Hurdles present high and low firsts for U.S.
For the first time ever, the U.S. has swept all medals in the 100m hurdles in the Olympics.
American runners Brianna Rollins, Nia Ali, and Kristi Castlin won gold, silver, and bronze respectively. Rollins won decisively, while the results for Ali and Castlin required a closer look with 0.02 seconds separating Castlin and from the fourth place finisher, Cindy Ofili of Great Britain. Ofili had even ran a season’s best score.
#USA takes 1, 2 and 3 in the 100m hurdles for the first sweep in women's @usatf history! https://t.co/zCIBO09zPJ https://t.co/lEEi2mkyyO
— NBC Olympics (@NBCOlympics) August 18, 2016
Although the U.S. women achieved something remarkable, it was no accident. The U.S. women have such a depth of talent in the 100m hurdles that neither 2008 gold medalist Dawn Harper-Nelson nor world record holder Keni Harrison made the team. In fact, the U.S. was favored to win all three medals for the event.
In other historic news, the U.S. was shut out of the 110m hurdles for the first time ever. Again, though it would seem unprecedented, gold medalist Omar McLeod of Jamaica has had a dominant season in 110m hurdles. Silver medalist Orland Oretega secured Spain’s first ever medal in hurdles, and bronze went to Dimtri Bascou edged out another Frenchmen to medal.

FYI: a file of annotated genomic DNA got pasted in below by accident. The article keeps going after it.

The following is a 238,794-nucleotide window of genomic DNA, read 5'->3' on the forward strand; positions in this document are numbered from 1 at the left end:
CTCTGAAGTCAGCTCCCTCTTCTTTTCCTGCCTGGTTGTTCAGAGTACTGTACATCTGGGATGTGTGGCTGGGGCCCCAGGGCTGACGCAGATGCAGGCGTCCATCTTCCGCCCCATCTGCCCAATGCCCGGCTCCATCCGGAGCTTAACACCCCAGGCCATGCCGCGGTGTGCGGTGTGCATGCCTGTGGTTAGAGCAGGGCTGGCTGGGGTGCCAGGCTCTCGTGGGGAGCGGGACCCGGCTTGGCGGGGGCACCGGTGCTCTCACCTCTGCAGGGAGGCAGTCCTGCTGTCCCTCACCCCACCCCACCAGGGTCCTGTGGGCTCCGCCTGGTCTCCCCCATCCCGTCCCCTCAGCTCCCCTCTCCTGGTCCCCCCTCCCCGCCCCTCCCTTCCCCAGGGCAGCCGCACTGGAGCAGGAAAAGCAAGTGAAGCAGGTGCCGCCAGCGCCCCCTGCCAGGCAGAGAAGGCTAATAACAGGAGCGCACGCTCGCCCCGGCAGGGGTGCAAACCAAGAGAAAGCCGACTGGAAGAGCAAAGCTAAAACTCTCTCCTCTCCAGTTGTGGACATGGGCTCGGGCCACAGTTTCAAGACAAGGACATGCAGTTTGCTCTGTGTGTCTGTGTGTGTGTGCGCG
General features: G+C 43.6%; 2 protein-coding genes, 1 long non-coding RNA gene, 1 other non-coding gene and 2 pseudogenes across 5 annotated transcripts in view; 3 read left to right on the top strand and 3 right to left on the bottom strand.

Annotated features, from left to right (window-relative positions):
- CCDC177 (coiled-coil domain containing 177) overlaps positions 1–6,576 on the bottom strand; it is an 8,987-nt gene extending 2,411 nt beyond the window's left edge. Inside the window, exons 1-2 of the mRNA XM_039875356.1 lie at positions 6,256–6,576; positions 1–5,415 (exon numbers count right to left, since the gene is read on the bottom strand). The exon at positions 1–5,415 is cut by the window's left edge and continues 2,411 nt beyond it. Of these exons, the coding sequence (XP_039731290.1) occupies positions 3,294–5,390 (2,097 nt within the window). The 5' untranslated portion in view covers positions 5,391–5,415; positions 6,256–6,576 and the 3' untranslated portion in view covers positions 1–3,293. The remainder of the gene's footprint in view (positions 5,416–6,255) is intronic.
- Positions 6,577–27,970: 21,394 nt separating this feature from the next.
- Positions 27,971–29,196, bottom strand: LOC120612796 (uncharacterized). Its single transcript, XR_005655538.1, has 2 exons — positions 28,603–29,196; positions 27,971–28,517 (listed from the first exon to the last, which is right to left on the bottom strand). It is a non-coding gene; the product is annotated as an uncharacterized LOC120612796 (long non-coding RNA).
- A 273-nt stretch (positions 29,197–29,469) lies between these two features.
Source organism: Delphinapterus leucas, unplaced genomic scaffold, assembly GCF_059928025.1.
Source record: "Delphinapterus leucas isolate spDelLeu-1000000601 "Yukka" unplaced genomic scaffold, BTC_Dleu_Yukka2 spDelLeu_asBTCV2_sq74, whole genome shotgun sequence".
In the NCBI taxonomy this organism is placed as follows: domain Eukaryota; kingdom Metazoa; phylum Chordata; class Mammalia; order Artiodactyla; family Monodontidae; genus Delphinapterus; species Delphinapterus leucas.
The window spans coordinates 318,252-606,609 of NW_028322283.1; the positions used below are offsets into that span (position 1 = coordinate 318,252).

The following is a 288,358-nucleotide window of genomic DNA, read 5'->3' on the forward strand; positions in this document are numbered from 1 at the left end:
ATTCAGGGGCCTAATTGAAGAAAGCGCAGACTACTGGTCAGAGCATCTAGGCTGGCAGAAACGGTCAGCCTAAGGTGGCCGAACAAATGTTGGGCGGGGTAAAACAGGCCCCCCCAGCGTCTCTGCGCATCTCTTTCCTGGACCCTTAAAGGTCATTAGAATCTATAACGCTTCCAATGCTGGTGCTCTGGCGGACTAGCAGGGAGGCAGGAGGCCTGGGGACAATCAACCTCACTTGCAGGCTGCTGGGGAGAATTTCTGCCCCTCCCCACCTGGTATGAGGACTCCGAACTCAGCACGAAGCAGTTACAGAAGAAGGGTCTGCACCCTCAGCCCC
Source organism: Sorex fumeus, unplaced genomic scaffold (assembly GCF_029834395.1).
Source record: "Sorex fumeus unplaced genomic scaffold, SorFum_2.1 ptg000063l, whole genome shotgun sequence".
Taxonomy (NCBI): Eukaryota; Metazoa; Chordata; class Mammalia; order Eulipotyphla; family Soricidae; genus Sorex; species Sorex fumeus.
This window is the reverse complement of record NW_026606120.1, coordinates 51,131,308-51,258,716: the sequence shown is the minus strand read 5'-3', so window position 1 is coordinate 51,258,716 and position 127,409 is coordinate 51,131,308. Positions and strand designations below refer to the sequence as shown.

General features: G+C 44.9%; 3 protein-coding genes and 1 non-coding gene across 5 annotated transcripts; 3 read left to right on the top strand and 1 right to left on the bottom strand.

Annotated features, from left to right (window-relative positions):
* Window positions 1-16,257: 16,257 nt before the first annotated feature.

As for the American competitors, fifth place finisher Devon Allen hasn’t competed internationally prior to the Olympics, and Ronnie Ash finished last then was disqualified as officials ruled that he deliberately knocked down hurdles. (Incidentally, Ash was also disqualified in the 2008 Beijing Olympics for a false start.) Allen and Ash are still world-class athletes, but seemed to struggle with lack of experience or technique problems for this particular race. At the very least, Allen says he’s returning to his position as an Oregon Ducks wide receiver in excellent shape.
This article originally appeared on MensTrait.com as Hurdles present high and low firsts for U.S.